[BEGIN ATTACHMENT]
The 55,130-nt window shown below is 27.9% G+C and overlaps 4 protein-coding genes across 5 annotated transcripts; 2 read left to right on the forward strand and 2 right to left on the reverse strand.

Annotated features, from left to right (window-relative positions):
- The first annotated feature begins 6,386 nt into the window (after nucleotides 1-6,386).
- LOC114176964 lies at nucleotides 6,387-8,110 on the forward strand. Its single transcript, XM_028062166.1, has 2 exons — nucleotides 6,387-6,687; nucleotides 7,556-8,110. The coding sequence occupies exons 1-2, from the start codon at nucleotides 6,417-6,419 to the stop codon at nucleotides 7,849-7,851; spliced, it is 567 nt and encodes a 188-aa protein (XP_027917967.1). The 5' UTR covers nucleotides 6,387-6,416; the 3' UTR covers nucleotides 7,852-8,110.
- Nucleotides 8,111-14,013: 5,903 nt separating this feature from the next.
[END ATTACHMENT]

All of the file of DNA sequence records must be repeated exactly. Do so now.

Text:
The 55,130-nt window shown below is 27.9% G+C and overlaps 4 protein-coding genes across 5 annotated transcripts; 2 read left to right on the forward strand and 2 right to left on the reverse strand.

Annotated features, from left to right (window-relative positions):
- The first annotated feature begins 6,386 nt into the window (after nucleotides 1-6,386).
- LOC114176964 lies at nucleotides 6,387-8,110 on the forward strand. Its single transcript, XM_028062166.1, has 2 exons — nucleotides 6,387-6,687; nucleotides 7,556-8,110. The coding sequence occupies exons 1-2, from the start codon at nucleotides 6,417-6,419 to the stop codon at nucleotides 7,849-7,851; spliced, it is 567 nt and encodes a 188-aa protein (XP_027917967.1). The 5' UTR covers nucleotides 6,387-6,416; the 3' UTR covers nucleotides 7,852-8,110.
- Nucleotides 8,111-14,013: 5,903 nt separating this feature from the next.